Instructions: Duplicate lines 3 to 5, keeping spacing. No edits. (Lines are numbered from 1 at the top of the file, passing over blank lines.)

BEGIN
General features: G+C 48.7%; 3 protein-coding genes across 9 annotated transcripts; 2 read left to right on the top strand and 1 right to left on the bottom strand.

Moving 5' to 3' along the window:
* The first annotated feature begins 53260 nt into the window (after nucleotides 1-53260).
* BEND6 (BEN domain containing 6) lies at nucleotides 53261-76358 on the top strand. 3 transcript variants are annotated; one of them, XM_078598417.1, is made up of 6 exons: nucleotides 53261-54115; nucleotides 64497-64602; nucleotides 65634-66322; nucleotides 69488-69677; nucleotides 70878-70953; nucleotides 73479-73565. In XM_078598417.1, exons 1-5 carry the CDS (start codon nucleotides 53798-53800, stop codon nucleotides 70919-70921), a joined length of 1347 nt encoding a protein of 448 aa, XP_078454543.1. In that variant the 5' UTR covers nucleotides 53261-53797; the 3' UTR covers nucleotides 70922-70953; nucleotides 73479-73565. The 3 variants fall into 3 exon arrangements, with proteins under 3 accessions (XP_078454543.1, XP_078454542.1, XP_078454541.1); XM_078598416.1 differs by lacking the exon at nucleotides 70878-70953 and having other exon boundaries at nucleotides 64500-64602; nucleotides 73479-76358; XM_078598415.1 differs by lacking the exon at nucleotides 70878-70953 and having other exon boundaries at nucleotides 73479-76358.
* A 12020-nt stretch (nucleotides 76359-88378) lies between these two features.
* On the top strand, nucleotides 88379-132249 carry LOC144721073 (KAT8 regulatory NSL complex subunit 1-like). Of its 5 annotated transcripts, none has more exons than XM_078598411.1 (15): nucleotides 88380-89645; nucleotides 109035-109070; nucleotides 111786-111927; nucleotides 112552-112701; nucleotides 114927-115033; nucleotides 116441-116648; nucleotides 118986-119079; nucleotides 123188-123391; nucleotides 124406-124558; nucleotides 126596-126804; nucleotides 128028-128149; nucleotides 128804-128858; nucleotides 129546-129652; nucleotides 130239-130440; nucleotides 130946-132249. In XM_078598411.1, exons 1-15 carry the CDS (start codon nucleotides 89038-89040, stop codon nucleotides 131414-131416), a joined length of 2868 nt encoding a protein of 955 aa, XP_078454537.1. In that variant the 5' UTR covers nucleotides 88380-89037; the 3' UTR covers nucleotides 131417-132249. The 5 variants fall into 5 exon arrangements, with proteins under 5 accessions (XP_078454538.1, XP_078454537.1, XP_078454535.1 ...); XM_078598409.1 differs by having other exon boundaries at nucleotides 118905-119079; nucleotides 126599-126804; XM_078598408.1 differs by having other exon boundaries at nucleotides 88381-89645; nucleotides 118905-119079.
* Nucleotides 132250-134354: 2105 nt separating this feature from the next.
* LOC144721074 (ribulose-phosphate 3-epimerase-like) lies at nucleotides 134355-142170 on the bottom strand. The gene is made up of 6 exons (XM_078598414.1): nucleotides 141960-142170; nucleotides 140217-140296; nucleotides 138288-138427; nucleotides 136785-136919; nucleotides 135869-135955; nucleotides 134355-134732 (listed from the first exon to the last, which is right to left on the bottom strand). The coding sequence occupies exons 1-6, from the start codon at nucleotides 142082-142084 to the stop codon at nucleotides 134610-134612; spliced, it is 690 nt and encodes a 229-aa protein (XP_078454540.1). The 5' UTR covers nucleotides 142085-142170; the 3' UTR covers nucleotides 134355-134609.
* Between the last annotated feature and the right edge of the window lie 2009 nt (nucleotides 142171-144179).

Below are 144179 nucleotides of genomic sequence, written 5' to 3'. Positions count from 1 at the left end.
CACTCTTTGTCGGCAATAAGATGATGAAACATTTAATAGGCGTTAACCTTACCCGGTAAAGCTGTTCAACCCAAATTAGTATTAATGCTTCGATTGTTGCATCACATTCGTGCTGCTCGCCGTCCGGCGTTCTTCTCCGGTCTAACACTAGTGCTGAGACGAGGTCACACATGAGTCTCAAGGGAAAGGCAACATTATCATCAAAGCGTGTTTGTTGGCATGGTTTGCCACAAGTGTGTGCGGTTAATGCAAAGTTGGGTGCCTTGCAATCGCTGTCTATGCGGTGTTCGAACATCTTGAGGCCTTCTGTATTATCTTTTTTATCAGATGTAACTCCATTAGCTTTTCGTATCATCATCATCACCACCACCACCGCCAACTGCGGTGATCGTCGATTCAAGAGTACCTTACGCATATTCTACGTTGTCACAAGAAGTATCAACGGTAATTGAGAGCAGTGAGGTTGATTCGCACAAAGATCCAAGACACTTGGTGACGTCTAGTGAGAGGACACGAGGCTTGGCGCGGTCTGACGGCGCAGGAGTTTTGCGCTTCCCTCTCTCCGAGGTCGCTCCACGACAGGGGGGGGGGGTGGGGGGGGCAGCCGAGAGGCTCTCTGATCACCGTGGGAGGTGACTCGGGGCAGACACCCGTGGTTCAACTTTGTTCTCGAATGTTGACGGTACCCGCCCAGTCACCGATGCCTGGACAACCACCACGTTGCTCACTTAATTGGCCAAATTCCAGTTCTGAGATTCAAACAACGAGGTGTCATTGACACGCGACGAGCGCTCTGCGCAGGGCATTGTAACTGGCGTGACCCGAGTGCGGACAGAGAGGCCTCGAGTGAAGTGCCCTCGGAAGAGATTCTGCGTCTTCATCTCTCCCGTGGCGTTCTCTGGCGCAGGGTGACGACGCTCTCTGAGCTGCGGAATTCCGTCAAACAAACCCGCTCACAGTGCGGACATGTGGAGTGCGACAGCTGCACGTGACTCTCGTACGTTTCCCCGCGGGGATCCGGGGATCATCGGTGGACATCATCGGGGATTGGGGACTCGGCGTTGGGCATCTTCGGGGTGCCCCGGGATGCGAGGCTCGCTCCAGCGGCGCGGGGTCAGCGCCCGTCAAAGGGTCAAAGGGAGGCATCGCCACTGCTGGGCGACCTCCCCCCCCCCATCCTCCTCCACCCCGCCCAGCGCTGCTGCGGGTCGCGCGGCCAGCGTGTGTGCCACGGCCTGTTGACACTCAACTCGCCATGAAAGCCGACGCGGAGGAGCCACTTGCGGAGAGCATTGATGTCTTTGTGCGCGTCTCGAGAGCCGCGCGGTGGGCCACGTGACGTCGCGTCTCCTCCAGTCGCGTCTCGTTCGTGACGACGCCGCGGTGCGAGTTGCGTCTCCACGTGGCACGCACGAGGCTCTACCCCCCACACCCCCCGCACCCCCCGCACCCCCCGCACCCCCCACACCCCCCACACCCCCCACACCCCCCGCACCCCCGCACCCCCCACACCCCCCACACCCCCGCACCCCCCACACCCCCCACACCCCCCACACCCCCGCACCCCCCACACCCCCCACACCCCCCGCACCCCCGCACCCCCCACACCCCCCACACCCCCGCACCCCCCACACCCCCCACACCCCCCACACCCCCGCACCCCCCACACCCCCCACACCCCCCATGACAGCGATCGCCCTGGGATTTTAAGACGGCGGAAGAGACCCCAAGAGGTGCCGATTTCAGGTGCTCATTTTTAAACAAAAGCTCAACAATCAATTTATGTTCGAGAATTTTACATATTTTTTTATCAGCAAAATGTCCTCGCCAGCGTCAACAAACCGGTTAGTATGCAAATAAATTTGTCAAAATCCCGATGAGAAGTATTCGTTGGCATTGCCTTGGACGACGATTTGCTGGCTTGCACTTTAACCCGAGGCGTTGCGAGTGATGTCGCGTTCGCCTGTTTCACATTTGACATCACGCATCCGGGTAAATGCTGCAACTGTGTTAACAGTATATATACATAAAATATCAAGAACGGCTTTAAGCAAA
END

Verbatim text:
* The first annotated feature begins 53260 nt into the window (after nucleotides 1-53260).
* BEND6 (BEN domain containing 6) lies at nucleotides 53261-76358 on the top strand. 3 transcript variants are annotated; one of them, XM_078598417.1, is made up of 6 exons: nucleotides 53261-54115; nucleotides 64497-64602; nucleotides 65634-66322; nucleotides 69488-69677; nucleotides 70878-70953; nucleotides 73479-73565. In XM_078598417.1, exons 1-5 carry the CDS (start codon nucleotides 53798-53800, stop codon nucleotides 70919-70921), a joined length of 1347 nt encoding a protein of 448 aa, XP_078454543.1. In that variant the 5' UTR covers nucleotides 53261-53797; the 3' UTR covers nucleotides 70922-70953; nucleotides 73479-73565. The 3 variants fall into 3 exon arrangements, with proteins under 3 accessions (XP_078454543.1, XP_078454542.1, XP_078454541.1); XM_078598416.1 differs by lacking the exon at nucleotides 70878-70953 and having other exon boundaries at nucleotides 64500-64602; nucleotides 73479-76358; XM_078598415.1 differs by lacking the exon at nucleotides 70878-70953 and having other exon boundaries at nucleotides 73479-76358.
* A 12020-nt stretch (nucleotides 76359-88378) lies between these two features.